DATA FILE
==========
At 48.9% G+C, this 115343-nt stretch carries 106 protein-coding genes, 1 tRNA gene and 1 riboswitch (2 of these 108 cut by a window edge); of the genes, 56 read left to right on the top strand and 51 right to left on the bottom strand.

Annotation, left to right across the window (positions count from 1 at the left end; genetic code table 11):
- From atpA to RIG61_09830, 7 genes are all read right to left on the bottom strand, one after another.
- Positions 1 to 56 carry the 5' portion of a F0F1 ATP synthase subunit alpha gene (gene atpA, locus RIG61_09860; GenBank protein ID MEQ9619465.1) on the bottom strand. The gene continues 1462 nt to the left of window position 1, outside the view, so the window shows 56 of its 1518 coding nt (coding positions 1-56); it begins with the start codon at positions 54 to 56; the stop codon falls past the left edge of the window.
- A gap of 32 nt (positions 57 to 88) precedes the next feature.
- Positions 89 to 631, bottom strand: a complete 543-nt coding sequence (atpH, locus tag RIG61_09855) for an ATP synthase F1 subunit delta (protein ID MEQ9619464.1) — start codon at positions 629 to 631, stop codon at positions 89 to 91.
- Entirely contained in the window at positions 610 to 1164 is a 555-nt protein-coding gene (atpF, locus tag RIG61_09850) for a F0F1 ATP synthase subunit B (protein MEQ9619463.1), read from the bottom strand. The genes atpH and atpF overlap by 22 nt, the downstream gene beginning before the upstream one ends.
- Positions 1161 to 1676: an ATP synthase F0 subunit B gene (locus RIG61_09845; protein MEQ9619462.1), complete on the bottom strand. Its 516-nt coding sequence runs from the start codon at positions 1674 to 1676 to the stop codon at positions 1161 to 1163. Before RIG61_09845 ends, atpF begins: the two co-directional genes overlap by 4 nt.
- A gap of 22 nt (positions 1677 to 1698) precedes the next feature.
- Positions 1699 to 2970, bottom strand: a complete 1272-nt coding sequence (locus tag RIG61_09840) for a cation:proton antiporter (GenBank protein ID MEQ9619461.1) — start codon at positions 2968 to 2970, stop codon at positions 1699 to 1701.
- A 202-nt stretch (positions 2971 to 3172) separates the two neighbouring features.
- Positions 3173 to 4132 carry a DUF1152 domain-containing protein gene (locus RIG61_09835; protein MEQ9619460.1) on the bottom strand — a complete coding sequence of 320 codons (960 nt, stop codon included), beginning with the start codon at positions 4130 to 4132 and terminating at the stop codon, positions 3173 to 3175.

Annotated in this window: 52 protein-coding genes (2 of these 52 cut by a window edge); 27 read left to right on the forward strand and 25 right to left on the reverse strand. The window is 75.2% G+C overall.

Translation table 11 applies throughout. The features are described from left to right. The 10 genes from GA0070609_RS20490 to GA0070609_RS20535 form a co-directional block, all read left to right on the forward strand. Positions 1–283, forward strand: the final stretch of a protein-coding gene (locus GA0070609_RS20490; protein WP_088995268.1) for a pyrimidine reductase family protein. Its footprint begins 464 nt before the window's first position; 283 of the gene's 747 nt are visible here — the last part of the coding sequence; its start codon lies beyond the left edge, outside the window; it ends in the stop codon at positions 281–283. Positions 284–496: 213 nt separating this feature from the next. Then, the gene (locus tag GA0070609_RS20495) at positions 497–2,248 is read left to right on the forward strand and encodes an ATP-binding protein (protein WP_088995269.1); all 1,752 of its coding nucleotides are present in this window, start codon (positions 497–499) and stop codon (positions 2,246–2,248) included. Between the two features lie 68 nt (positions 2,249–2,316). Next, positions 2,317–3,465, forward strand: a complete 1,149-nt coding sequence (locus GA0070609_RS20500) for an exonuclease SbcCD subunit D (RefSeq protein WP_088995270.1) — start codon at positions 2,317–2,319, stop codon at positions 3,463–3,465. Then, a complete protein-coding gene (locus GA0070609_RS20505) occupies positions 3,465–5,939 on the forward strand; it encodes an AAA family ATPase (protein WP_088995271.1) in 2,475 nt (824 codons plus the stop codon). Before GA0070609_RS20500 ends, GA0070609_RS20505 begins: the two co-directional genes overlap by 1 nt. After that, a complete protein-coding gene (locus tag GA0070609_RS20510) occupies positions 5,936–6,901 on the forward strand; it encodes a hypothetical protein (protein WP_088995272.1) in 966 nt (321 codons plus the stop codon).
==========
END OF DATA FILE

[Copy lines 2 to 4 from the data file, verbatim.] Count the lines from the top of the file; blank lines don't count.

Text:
Annotation, left to right across the window (positions count from 1 at the left end; genetic code table 11):
- From atpA to RIG61_09830, 7 genes are all read right to left on the bottom strand, one after another.
- Positions 1 to 56 carry the 5' portion of a F0F1 ATP synthase subunit alpha gene (gene atpA, locus RIG61_09860; GenBank protein ID MEQ9619465.1) on the bottom strand. The gene continues 1462 nt to the left of window position 1, outside the view, so the window shows 56 of its 1518 coding nt (coding positions 1-56); it begins with the start codon at positions 54 to 56; the stop codon falls past the left edge of the window.